MYRTLE BEACH — Remembering the terrorist attacks of Sept. 11, 2001, prompts thoughts of Americans and immigrants who perished and rescue personnel who helped others survive, and honoring them comes in traditional, musical, and sometimes new, ways.
Several businesses, groups and places of worship across the Grand Strand will mark the occasion on Tuesday, including the dedication of the Myrtle Beach 9/11 Unity Memorial along 29th Avenue North at Broadway at the Beach, between U.S. 17 Bypass and Grissom Parkway. It will fit right in with the existing Unity Memorial fountain built there several years ago by local Cub Scouts and volunteers.
Organizing and funding the shrine with a piece of steel ribbon beam from the North Tower of the former World Trade Center in New York resulted from a partnership by Myrtle Beach Golf Holiday, Zero – The Project to End Prostate Cancer, Burroughs & Chapin Company Inc. and the city of Myrtle Beach.
Bill Golden, president of Myrtle Beach Golf Holiday, which promotes golfing vacations, said the company had acquired the piece of steel ribbon beam in May 2011. After planning and locating this shrine with help from city officials, the site was dedicated last year, and adding the beam piece enhances the memorial already in place with its colorful displays of children’s artwork.
“It worked out perfectly to add to it,” Golden said. “It adds to the site, making it even larger. It’ll catch more attention.”
Preparing for the dedication, 7-8 p.m. Tuesday, Golden the public is encouraged to join city officials, local firefighters and five retirees from the Fire Department of New York at the site.
“It’s going to be a really moving ceremony, with a candlelight ceremony,” Golden said.
He also credited the Zero group’s role in the fundraising as “a natural tie-in” for this cause, especially for its awareness efforts through the “Protect the Protectors” continuing campaign, to help ensure good health among fire rescue crews everywhere.
“It takes a community for the support of these types of initiatives, Golden said, grateful for this reminder of the Grand Strand’s collective thanks for everyone who assisted in the 9/11 aftermath.
“It’s going to be really nice area for local residents and tourists to appreciate.”
Dead Dog’s daylong benefit
Dead Dog Saloon of Murrells Inlet, rebuilt after a fire in February, continues its Sept. 11 commemoration with its 11th annual Local Heroes’ Benefit, a daylong concert on Tuesday by 12 area music acts donating their time and taking turns by the hour. A formal remembrance ceremony starts at 1 p.m.
All funds raised from this bash and Dead Dog’s inaugural Local Heroes’ Benefit Golf Tournament, earlier in the day will go toward Horry and Georgetown counties’ Fire and Life Safety Expo, the Georgetown County Sheriff’s Office “Shop with Santa” program, and Rolling Thunder S.C. Chapter 3.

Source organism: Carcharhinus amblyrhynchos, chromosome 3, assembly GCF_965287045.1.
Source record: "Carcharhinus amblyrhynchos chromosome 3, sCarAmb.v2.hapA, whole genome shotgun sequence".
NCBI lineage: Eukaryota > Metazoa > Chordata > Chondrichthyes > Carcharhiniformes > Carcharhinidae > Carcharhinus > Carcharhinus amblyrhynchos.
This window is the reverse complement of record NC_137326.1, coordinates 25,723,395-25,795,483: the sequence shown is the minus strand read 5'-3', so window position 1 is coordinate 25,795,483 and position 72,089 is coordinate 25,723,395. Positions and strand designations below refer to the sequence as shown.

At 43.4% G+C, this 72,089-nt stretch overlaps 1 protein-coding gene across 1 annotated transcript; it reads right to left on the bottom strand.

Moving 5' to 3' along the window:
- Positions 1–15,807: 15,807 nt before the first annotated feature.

Ten Toes Up, a quartet from Murrells Inlet, will play the last set, taking the stage at 11 p.m.
Charles Freeman, a Charlotte native, bassist and a founding member of the band (www.tentoesup.com), said this its first time in several years the group’s schedule was free to take part in the Dead Dog benefit.
“It means a lot to be able to give something back,” Freeman said. “It’ll be a great night with a lot of good music, because this whole community usually comes out. … From what I’ve seen, every band on the list is great.”
Freeman said Ten Toes Up probably will play 15 songs, which might include “1939,” written about World War II and the way families in Europe “were turned against one another” by Allied opposition.
“The main point of the song is a patriotic thing,” he said, also hoping bandmate William “B.J.” Craven might have the chance again to pluck “The Star-Spangled Banner” on his steel guitar.
The original grounds for the concert remains frozen in Freeman’s mind.
“I remember exactly where I was when I heard the news that day in high school,” he said. “I’ll never forget who it really changed everything in our whole lives, especially in our country. Each year, it’s good to remember, and even in small communities how it’s touched somebody personally everywhere across the country.”
Speaking by phone while helping his girlfriend’s son in kindergarten with his homework, Freeman said many children are “getting to the ages to learn about Sept. 11.”
Comparing that instance in history to Pearl Harbor in 1942, Freeman said, “It’s always going to be there.”
As Ten Toes Up plans for release of its new album “in late fall,” in production after its recording in May in Nashville, Tenn., Freeman said the band values the honor of playing at Dead Dog’s benefit “to bring some enjoyment” through music to help local causes and serve as a reminder to himself.
“There are people who are protecting us who are too easy to take for granted,” he said.
Contact STEVE PALISIN at 444-1764.